Basic research on growth-promoting polypeptides and hypothalamic releasing factors receives special emphasis, particularly as these factors interact to influence normal growth and physiological development. Basic and clinical studies of the etiology and therapy of growth retardation are also supported. Major importance is placed on ascertaining the molecular basis of growth retardation in regard to the control of transcription and translation of growth factors, their binding proteins, and their receptors. Studies of trans-membrane signaling in effector cells are also encouraged.
The Fels Longitudinal Study of Growth and Development is the largest and longest-running longitudinal study in the world. NICHD-supported investigators are currently following more than 1,400 individuals, who were enrolled at birth, beginning in 1930. The Fels Study provided growth data for the North American Standard Tables of Height and Weight, as well as for a comprehensive atlas of bone age and skeletal development. These standards are in widespread use in the United States and abroad. The Fels database is now being used to ascertain the origins of hypertension, impaired cardiac function, and the metabolic syndrome, by analyzing childhood data of adults currently diagnosed with these conditions.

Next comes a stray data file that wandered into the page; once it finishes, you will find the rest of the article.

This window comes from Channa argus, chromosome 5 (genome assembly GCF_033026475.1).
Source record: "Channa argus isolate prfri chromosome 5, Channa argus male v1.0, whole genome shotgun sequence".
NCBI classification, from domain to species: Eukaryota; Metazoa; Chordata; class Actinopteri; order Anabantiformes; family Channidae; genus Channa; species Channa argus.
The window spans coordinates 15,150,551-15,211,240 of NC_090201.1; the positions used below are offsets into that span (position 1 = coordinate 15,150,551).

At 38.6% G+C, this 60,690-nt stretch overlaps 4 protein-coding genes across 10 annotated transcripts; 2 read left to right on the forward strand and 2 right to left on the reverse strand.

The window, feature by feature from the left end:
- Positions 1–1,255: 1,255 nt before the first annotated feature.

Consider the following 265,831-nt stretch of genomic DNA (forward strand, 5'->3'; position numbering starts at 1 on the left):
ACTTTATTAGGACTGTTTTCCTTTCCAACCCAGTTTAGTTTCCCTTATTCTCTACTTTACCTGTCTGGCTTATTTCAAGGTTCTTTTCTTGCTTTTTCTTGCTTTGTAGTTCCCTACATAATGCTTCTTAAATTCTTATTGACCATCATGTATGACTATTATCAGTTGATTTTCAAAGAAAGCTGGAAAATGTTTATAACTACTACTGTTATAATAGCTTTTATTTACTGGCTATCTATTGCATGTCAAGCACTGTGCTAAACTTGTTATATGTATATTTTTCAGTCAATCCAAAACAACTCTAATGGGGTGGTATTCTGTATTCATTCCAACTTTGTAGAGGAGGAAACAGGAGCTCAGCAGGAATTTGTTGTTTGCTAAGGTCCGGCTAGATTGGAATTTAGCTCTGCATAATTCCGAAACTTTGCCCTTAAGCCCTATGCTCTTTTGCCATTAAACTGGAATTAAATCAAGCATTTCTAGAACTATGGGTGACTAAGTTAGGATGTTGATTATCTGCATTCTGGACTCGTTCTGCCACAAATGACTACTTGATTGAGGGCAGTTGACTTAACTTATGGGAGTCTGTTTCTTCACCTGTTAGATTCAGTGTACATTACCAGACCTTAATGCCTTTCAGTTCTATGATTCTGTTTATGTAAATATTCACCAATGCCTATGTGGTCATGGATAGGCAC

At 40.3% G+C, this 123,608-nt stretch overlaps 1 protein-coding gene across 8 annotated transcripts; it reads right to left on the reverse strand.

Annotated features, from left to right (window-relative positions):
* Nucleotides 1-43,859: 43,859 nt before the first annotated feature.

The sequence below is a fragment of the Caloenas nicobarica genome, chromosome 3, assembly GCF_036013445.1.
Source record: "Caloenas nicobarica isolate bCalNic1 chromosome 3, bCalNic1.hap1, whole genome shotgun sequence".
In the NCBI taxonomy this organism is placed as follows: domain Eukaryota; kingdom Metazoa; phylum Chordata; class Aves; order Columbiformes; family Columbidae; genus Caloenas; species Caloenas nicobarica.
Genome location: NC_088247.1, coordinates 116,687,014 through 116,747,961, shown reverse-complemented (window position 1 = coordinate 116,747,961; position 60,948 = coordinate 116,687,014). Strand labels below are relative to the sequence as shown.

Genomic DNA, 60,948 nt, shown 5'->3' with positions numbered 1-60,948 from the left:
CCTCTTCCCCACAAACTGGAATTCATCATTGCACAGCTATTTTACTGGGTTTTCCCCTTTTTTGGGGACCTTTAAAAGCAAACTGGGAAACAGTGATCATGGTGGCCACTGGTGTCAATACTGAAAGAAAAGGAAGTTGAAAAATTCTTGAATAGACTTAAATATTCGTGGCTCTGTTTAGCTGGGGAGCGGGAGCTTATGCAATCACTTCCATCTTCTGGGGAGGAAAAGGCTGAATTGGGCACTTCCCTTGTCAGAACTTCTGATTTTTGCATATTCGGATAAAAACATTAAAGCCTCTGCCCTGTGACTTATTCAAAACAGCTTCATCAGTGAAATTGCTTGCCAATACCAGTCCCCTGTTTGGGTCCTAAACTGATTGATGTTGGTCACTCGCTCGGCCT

The Child Health and Development Study (CHDS) of 20,000 pregnancies began in 1959 as a companion to the Collaborative Perinatal Study. The NICHD provides support to maintain the CHDS database and serum collection. Investigators who are interested in maternal and placental origins of disease later in life currently use these resources, especially in the study of long-term effects of in utero exposure to organochlorines, such as DDT. CHDS investigators have recently documented that exposure of girls to DDT as children leads to aggressive breast cancer prior to age 50. They have also showed that exposure of male fetuses to DDT in utero leads to testicular cancer three or four decades later. They have also shown that severe hypertension prior to the 34th week of pregnancy (known as preeclampsia) increases the mortality rate seven times over the subsequent five decades of life when compared to women who did not experience preeclampsia during their pregnancies. Immunologic studies of the CHDS serum collection showed that the offspring of women exposed to toxoplasmosis, influenza A, or influenza B during their first but not their second or third trimesters have a significantly increased risk of schizophrenia as young adults.